This time next year, facing your phone’s keyboard and searching for just the right emoji, you may have some new characters at your disposal.
You may be able to tap out something religious, selecting from emoji characters for “prayer beads,” “a mosque,” or “a menorah.”
Or you might say something athletic, choosing from “an ice hockey stick and puck,” “a badminton birdie and racquet,” or “a volleyball.”
Or—perhaps most importantly of all—you might say something culinary. You might tap out a taco or a burrito emoji.
We know this because, late last week, the Unicode Consortium announced the new emoji it is considering releasing in its next standard.
Unicode is the engineering specification that controls how text is rendered on the Internet and almost every other modern computing platform. When you post a status update to Facebook, and your friends on laptops, iPhones, and Androids can read it without any problem, Unicode has made that possible. The Unicode standard makes emoji possible, too, ensuring that when you text a friend a Santa Claus emoji, it stays a Santa.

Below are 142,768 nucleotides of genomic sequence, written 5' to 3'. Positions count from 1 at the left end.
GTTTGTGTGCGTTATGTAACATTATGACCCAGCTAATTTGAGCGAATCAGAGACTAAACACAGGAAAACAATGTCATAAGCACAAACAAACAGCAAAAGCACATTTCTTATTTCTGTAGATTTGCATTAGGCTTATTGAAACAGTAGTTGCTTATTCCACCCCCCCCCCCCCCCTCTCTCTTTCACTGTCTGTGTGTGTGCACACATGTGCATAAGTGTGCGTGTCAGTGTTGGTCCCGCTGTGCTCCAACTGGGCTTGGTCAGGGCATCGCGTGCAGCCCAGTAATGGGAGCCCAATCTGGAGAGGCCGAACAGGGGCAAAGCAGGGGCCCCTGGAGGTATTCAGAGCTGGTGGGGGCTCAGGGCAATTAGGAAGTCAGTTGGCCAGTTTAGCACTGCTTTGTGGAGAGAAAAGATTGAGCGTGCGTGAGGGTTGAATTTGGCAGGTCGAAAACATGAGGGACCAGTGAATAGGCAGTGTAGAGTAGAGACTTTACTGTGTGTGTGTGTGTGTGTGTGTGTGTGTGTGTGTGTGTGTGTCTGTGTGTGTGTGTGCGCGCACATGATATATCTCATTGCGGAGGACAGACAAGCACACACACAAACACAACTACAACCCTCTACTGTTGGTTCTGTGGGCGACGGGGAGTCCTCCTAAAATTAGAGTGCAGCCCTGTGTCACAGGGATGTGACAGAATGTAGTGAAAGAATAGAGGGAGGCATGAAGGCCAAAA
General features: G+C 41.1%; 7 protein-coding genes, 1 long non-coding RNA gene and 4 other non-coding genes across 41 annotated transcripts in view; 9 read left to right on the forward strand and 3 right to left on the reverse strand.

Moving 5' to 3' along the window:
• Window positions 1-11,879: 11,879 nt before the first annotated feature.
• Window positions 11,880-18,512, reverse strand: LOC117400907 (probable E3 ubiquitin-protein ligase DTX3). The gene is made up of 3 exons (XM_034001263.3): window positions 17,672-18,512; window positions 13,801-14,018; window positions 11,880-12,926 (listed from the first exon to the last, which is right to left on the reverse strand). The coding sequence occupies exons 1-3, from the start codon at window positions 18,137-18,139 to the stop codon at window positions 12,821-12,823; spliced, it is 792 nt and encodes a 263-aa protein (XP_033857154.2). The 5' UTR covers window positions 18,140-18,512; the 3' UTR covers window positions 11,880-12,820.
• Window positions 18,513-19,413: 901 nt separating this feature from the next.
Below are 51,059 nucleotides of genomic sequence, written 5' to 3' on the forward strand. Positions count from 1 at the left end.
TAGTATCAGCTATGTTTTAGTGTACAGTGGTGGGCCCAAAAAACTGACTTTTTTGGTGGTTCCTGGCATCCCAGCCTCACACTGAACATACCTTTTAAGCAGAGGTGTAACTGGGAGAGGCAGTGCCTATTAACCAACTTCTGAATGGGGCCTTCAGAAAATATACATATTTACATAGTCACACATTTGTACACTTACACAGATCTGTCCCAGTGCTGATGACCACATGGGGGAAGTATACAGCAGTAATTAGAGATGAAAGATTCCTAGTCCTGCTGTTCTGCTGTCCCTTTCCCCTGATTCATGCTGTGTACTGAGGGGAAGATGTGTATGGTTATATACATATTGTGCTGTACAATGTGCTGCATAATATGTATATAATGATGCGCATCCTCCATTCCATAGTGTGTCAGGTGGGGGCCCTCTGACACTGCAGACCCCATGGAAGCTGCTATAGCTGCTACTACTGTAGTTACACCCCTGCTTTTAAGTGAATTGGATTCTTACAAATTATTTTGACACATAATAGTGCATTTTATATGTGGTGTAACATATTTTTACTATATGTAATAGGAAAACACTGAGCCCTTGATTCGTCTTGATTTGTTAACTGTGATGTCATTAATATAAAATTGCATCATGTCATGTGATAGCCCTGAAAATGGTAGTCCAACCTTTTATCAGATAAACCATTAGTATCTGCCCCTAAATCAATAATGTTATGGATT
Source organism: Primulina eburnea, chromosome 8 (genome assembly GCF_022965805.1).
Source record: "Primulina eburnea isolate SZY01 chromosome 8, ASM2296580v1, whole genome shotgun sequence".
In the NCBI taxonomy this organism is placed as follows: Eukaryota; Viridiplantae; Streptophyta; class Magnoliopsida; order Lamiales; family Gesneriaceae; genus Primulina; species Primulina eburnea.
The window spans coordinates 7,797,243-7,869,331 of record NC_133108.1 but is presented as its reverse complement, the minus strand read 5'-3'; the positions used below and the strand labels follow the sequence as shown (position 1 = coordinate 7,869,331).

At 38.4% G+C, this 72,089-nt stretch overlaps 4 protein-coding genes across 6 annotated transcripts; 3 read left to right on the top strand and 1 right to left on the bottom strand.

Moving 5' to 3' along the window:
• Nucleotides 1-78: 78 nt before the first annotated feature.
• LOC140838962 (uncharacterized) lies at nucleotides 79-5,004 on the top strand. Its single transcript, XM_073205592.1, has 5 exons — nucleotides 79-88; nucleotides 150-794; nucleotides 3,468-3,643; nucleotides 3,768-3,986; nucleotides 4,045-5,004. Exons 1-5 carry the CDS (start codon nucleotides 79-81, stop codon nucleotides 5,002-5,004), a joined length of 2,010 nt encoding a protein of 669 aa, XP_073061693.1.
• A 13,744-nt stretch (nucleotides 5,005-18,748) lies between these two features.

(When this process breaks down, things get hairy: On iOS devices, a certain emoji renders as a buoyant, yellow heart; to Android users, the same emoji also appears as a heart, but a pink and hirsute one. So someone might text a “yellow heart” … but actually, without realizing it, send something shaggier.)